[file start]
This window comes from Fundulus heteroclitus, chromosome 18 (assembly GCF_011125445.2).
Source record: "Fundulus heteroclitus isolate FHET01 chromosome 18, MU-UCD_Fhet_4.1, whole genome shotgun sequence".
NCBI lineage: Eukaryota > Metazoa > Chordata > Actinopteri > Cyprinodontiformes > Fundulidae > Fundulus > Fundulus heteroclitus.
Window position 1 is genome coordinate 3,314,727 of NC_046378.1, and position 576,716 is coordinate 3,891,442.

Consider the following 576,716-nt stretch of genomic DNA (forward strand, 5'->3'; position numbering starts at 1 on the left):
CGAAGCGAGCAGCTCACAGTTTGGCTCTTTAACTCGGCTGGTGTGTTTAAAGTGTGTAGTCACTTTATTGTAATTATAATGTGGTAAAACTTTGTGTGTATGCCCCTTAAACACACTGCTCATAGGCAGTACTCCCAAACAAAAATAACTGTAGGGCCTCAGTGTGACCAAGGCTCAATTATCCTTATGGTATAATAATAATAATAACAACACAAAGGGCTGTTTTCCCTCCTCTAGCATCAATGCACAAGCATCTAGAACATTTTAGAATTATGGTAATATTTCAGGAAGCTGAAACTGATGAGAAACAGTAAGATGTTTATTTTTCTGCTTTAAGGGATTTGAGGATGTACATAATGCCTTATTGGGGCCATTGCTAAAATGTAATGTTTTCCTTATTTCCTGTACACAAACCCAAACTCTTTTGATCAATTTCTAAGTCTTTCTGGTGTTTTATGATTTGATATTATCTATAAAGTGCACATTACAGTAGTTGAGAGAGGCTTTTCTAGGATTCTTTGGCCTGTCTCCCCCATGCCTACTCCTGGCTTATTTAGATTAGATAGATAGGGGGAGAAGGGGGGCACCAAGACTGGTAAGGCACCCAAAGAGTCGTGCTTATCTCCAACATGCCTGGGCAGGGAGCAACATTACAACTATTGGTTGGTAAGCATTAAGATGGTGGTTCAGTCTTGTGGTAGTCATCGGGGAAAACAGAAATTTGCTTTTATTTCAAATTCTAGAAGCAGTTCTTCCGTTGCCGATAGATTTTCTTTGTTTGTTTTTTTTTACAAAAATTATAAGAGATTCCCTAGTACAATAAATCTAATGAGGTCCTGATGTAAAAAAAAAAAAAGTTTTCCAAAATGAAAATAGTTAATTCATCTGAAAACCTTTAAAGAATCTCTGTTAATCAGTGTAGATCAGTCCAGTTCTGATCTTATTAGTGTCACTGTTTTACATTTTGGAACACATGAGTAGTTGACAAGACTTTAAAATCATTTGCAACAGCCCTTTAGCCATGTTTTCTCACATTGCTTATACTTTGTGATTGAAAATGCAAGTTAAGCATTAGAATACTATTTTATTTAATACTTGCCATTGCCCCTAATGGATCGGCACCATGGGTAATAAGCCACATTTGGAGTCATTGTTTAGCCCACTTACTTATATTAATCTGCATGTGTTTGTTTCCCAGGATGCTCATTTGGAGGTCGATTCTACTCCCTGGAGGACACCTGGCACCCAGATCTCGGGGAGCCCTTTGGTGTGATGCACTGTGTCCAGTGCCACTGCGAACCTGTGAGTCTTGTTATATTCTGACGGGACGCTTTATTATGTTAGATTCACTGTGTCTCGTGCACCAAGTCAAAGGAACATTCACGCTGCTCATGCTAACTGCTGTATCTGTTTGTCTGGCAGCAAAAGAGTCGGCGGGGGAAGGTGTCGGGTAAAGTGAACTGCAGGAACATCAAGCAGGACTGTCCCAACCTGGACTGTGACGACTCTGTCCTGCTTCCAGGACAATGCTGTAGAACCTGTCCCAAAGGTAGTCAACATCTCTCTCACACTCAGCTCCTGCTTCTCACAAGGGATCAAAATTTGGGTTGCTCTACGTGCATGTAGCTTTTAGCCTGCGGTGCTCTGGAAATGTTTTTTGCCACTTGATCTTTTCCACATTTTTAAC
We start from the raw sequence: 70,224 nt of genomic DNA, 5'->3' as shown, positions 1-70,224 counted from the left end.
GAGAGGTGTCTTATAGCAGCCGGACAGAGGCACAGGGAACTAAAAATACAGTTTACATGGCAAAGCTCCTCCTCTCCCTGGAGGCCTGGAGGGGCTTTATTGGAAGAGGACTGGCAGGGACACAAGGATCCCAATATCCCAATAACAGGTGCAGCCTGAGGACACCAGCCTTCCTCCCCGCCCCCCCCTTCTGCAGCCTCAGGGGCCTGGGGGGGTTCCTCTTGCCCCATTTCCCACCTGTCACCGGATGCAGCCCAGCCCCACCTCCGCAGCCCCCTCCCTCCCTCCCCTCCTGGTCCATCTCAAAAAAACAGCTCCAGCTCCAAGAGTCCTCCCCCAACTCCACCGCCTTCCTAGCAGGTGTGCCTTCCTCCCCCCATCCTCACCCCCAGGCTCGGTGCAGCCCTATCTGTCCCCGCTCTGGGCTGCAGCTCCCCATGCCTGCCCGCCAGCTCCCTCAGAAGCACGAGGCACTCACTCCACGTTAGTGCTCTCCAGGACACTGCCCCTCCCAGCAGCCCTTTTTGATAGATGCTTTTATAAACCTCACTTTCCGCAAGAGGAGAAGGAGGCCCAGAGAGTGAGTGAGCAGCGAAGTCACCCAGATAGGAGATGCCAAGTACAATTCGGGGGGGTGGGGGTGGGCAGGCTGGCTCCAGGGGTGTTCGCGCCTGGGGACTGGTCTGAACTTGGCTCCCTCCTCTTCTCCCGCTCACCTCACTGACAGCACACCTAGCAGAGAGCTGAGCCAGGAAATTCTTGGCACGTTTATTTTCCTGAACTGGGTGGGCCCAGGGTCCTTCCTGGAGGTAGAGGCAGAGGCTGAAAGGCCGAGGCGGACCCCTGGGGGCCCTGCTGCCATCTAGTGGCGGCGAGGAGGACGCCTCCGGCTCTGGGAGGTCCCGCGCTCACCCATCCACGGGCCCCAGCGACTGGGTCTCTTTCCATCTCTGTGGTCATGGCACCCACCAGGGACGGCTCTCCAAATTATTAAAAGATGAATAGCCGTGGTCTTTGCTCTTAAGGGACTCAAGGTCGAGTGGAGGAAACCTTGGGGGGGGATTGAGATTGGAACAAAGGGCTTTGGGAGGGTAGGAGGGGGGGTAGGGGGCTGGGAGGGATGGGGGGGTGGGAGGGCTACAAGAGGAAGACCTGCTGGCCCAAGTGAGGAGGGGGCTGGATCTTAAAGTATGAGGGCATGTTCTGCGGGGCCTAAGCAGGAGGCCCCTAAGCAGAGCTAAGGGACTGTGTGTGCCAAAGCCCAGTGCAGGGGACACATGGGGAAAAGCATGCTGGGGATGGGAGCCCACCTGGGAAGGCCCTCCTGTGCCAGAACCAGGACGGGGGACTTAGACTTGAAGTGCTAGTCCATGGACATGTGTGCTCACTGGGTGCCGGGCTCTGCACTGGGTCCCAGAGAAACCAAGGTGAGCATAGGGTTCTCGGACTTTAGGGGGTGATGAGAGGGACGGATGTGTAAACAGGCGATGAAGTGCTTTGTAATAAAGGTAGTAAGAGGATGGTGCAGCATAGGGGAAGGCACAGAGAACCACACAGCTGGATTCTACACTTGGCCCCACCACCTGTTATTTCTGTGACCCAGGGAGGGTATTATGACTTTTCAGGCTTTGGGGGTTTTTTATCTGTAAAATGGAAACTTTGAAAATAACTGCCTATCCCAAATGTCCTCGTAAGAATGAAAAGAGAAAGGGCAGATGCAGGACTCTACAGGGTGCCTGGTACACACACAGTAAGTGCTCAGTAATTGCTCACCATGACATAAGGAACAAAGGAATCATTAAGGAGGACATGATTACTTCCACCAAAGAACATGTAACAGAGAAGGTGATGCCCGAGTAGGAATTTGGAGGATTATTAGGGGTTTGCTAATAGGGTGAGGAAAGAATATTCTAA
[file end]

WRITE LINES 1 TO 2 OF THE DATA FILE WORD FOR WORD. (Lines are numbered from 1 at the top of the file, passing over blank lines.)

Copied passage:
This window comes from Fundulus heteroclitus, chromosome 18 (assembly GCF_011125445.2).
Source record: "Fundulus heteroclitus isolate FHET01 chromosome 18, MU-UCD_Fhet_4.1, whole genome shotgun sequence".